The Research Priorities of Patients Attending UK Cancer Treatment Centres: Findings from a Modified Nominal Group Study

Corner et al. (2007) full text summary PDF

For which topic were research priorities identified?

cancer treatment

In which location was the research priority setting conducted?

Europe - United Kingdom

Why was it conducted at all?

Members of the public are increasingly consulted over health care and research priorities. Patient involvement in determining cancer research priorities, however, has remained underdeveloped.

What was the objective?

to involve cancer patients across the UK in identifying priorities for research investment

What was the outcome?

a ranking list of 15 research topics

How long did the research prioritization take?

No information provided.

Which methods were used to identify research priorities?

focus group

How were the priorities for research identified exactly?

Step 1: focus groups with nominal group technique: 17 focus groups, maximum of four breast cancer patients per group so that a broad range of demographic characteristics and cancer types were represented, participants were asked to discuss and rank research priorities, 17 ranked lists of research topics and questions then arranged into themes. Step 2: data processing: content analysis of each focus group, 17 ranked lists were merged in one overall list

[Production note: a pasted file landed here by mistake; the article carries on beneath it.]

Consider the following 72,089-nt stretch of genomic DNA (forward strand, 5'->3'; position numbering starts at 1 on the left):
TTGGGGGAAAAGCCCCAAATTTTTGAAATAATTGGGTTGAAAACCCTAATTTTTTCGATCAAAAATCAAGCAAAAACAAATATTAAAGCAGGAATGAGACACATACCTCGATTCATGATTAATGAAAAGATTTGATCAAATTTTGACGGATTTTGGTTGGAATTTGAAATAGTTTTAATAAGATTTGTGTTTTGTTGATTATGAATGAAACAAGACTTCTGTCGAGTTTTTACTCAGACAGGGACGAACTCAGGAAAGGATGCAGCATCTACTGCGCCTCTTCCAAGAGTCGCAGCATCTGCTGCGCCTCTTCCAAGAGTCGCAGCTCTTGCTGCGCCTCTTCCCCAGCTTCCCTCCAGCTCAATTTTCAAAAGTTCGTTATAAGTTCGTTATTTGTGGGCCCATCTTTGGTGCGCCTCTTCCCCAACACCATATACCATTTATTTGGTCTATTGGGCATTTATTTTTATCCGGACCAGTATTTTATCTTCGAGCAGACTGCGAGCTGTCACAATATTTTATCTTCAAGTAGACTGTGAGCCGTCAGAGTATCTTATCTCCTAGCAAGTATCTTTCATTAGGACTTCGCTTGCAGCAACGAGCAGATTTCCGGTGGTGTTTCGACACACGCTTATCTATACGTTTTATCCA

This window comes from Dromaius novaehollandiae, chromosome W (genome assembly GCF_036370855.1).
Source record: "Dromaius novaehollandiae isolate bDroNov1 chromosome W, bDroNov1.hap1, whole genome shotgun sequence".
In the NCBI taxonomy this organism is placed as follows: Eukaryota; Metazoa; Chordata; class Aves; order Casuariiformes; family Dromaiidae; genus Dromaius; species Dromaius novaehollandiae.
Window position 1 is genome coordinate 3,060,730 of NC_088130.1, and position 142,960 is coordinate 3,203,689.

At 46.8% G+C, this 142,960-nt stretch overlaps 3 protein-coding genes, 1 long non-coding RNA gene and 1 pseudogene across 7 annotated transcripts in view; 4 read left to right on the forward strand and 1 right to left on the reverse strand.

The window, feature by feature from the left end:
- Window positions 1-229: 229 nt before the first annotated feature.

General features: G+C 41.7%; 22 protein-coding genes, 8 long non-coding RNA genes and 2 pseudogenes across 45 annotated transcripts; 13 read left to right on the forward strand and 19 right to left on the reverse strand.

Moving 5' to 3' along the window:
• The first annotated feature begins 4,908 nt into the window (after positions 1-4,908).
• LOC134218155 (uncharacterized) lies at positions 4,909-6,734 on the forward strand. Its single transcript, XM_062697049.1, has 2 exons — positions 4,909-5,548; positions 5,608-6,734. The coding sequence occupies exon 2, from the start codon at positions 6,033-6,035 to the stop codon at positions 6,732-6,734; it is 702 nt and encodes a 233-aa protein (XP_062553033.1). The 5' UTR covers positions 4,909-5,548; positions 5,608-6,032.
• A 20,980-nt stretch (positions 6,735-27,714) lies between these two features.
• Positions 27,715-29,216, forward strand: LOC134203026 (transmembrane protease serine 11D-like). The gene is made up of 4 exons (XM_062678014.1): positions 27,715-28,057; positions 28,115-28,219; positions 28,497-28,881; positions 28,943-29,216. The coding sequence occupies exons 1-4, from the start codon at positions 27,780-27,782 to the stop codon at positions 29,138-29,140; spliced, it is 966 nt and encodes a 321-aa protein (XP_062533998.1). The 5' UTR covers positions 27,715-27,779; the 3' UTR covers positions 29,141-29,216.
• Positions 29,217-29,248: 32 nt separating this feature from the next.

Which stakeholders took part?

Cancer patients 18 years or older. 105 participants

How were stakeholders recruited?

The study sought to elicit the views of ‘unorganised' (as opposed to self-selecting and ‘expert') cancer patients. Hence, participants (larger or equal to 18 years) were recruited through outpatient clinics in seven cancer centres across the UK on a sequential basis using a population sample stratified by gender and stage of treatment. There was a maximum of four breast cancer patients per group so that a broad range of demographic characteristics and cancer types were represented. Patients were excluded from the study if they were deemed by the research nurse or other members of the clinical team to be too unwell, have complicating health factors or liable to be distressed by study participation. All other potential participants were invited to participate regardless of prior involvement in research. To ensure that people from diverse communities and backgrounds were included, consultation groups were also run with purposively selected participants from frequently underresearched communities. These included two consultation groups with participants from a South Asian cancer support group conducted in English, Hindi and Gujarati, a consultation group with people aged over 75 years and two consultation groups with people with advanced cancer recruited from day care services in two hospices.

Were stakeholders actively involved or did they just participate?

Stakeholders were mere participants of the research prioritization process; they were not actively involved in the process.